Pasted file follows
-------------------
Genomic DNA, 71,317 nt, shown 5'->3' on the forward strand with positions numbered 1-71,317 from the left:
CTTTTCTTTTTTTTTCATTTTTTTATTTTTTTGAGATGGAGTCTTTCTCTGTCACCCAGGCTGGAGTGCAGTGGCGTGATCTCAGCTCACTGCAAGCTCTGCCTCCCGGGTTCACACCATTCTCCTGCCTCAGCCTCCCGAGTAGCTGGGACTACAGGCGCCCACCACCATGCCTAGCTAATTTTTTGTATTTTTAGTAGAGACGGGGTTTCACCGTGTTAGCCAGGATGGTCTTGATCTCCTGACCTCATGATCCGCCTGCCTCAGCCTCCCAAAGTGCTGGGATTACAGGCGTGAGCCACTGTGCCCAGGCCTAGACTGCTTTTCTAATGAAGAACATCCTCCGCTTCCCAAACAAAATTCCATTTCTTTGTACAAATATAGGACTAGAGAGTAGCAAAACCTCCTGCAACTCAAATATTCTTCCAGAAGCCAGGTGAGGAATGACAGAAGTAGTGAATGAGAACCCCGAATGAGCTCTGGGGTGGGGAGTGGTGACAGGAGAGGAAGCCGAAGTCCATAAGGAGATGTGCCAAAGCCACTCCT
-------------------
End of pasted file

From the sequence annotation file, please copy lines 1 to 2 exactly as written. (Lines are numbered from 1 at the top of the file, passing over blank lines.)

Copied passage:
Genomic DNA, 71,317 nt, shown 5'->3' on the forward strand with positions numbered 1-71,317 from the left:
CTTTTCTTTTTTTTTCATTTTTTTATTTTTTTGAGATGGAGTCTTTCTCTGTCACCCAGGCTGGAGTGCAGTGGCGTGATCTCAGCTCACTGCAAGCTCTGCCTCCCGGGTTCACACCATTCTCCTGCCTCAGCCTCCCGAGTAGCTGGGACTACAGGCGCCCACCACCATGCCTAGCTAATTTTTTGTATTTTTAGTAGAGACGGGGTTTCACCGTGTTAGCCAGGATGGTCTTGATCTCCTGACCTCATGATCCGCCTGCCTCAGCCTCCCAAAGTGCTGGGATTACAGGCGTGAGCCACTGTGCCCAGGCCTAGACTGCTTTTCTAATGAAGAACATCCTCCGCTTCCCAAACAAAATTCCATTTCTTTGTACAAATATAGGACTAGAGAGTAGCAAAACCTCCTGCAACTCAAATATTCTTCCAGAAGCCAGGTGAGGAATGACAGAAGTAGTGAATGAGAACCCCGAATGAGCTCTGGGGTGGGGAGTGGTGACAGGAGAGGAAGCCGAAGTCCATAAGGAGATGTGCCAAAGCCACTCCT